Date Lying

By

Date Lying
Both men and women frequently lie at the beginning of dating, but they lie about different things.

A reader of my articles wrote to me about the article I wrote entitled, "Why do People Lie?" He said that he would be "very interested in a similar article with examples about all the lying that women do....At least in the initial stages of dating, women lie sooooo much."

Well, being a woman, I'm not as aware of how much women lie on dates as I am of how much men lie on dates. So I decided to write about date lying in general.

The man who wrote to me was upset about lies such as "I have to go," or "I'm busy," or "I'm on another call right now. I'll call you back." He states that, "I think that much of this is women's very misguided attempt to 'spare someone's feelings.' Reject them, without actually rejecting them."

In my experience, this is accurate. Women have been trained to not hurt men's feelings. They have been taught that if the truth will hurt, then tell a "white lie." And, when they do tell the truth, it is often in a harsh or critical way.

I've often counseled women, who don't want to date a particular man, to say things like, "I don't feel romantic toward you," or "There doesn't seem to be chemistry between us," or "I'm not feeling a connection with you." One of my clients told a man who called her for a first date, "Your energy does not feel respectful toward me. I'm not drawn to meet you because of this." He was open to what she was saying and they ended up having a good conversation. He was appreciative of her truth, and she ended up going out with him.

Since men are usually the ones doing the calling, they are not as often put in the position of saying no. My experience is that men often lie too, but in different ways. For example, a client of mine, a psychotherapist, dated a man who told her he was in therapy. She was pleased to hear this, as personal growth is very important to her. She later discovered that he was in therapy because the court had mandated it due to him having punched his ex-wife in the stomach while she was pregnant. She found this out through the ex-wife. His avoidance of the truth was an attempt to impress her and control how she felt about him.

This article was originally published at Inner Bonding . Reprinted with permission.
Article contributed by
Advanced Member

Dr. Margaret Paul

Author

Margaret Paul, Ph.D. is a best-selling author of 8 books, relationship expert, and co-creator of the powerful Inner Bonding® process - featured on Oprah, and recommended by actress Lindsay Wagner and singer Alanis Morissette. Are you are ready to heal your pain and discover your joy? Take our FREE Inner Bonding course, and click here for a FREE CD/DVD relationship offer. Visit our website at innerbonding.com for more articles and help, as well as our Facebook Page. Phone and Skype sessions available. Join the thousands we have already helped and visit us now!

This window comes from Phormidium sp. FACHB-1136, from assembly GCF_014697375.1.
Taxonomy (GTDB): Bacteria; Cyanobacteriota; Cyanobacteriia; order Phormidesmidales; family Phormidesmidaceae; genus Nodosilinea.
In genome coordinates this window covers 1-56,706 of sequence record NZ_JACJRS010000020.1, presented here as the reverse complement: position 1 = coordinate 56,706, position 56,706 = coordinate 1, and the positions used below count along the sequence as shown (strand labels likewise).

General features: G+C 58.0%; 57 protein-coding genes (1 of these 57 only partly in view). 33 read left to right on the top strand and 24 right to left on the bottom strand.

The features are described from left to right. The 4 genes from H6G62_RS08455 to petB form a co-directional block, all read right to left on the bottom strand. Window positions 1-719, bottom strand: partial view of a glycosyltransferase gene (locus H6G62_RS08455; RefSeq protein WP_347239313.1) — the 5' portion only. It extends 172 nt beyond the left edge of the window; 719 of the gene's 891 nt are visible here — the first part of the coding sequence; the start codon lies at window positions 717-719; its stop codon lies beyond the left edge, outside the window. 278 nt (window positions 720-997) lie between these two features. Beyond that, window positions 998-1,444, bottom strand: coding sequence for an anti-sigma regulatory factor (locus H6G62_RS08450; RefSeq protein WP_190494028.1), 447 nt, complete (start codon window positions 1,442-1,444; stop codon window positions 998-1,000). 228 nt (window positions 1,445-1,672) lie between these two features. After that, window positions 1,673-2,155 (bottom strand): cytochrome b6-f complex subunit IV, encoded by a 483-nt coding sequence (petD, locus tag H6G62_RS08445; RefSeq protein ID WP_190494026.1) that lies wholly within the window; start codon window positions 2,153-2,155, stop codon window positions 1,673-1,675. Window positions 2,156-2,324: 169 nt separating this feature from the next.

Location: Pacific Palisades, CA
Credentials: PhD
Specialties: Anxiety Issues, Couples/Marital Issues, Depression
Other Articles/News by Dr. Margaret Paul:

Are You Addicted To Love?

By

Have you ever felt confused about whether your feelings in a relationship were coming from a healthy place or from a wounded place? This is Mari's concern: "How would you describe the difference between obsession/addiction and devotion? When you are deeply in love and moved to be emotionally and physically intimate with someone, how can you tell ... Read more

How Do YOU Feel About That? Avoiding Projection In Relationships

By

"I think I'm an open person, but Sarah keeps telling me how closed I am. She gets furious when she wants to talk about our relationship and I don't." Matthew, in his late 20s and married to Sarah for 2 years, had consulted me due to relationship problems and was feeling a lot of confusion about their relationship system. "There ... Read more

Get Over Fights Like A Grown-Up

By

Most couples fight at times. Unless they fight unfairly—hitting below the belt and saying very hurtful things or becoming physically abusive—this is generally not a problem. Couples who engage in verbal or physical abuse need to either get help on both an individual and relationship level or leave the relationship. Ongoing verbal and physical ... Read more

See More

Ask The Experts

Have a dating or relationship question?
Visit Ask YourTango and let our experts and community answer.